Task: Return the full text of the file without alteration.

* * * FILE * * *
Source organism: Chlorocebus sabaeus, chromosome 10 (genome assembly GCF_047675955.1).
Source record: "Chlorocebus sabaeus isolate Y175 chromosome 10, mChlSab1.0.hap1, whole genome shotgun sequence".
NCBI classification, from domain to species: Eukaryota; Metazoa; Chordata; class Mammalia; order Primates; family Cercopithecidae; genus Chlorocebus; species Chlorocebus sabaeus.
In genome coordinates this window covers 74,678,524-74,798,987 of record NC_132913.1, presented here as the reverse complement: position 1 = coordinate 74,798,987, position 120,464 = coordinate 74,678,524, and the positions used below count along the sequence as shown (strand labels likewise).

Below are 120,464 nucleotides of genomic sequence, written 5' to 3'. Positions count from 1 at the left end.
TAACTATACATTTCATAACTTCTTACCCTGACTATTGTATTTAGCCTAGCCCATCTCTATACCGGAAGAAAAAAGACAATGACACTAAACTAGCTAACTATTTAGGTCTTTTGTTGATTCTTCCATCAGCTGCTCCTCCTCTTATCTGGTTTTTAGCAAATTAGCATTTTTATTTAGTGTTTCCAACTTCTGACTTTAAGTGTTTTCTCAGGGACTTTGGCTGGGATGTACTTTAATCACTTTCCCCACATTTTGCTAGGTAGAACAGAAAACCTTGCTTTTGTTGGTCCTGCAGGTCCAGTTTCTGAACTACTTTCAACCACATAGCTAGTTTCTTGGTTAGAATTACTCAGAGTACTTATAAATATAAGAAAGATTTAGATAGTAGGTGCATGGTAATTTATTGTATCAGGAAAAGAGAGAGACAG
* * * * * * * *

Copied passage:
Source organism: Chlorocebus sabaeus, chromosome 10 (genome assembly GCF_047675955.1).
Source record: "Chlorocebus sabaeus isolate Y175 chromosome 10, mChlSab1.0.hap1, whole genome shotgun sequence".
NCBI classification, from domain to species: Eukaryota; Metazoa; Chordata; class Mammalia; order Primates; family Cercopithecidae; genus Chlorocebus; species Chlorocebus sabaeus.
In genome coordinates this window covers 74,678,524-74,798,987 of record NC_132913.1, presented here as the reverse complement: position 1 = coordinate 74,798,987, position 120,464 = coordinate 74,678,524, and the positions used below count along the sequence as shown (strand labels likewise).

Below are 120,464 nucleotides of genomic sequence, written 5' to 3'. Positions count from 1 at the left end.
TAACTATACATTTCATAACTTCTTACCCTGACTATTGTATTTAGCCTAGCCCATCTCTATACCGGAAGAAAAAAGACAATGACACTAAACTAGCTAACTATTTAGGTCTTTTGTTGATTCTTCCATCAGCTGCTCCTCCTCTTATCTGGTTTTTAGCAAATTAGCATTTTTATTTAGTGTTTCCAACTTCTGACTTTAAGTGTTTTCTCAGGGACTTTGGCTGGGATGTACTTTAATCACTTTCCCCACATTTTGCTAGGTAGAACAGAAAACCTTGCTTTTGTTGGTCCTGCAGGTCCAGTTTCTGAACTACTTTCAACCACATAGCTAGTTTCTTGGTTAGAATTACTCAGAGTACTTATAAATATAAGAAAGATTTAGATAGTAGGTGCATGGTAATTTATTGTATCAGGAAAAGAGAGAGACAG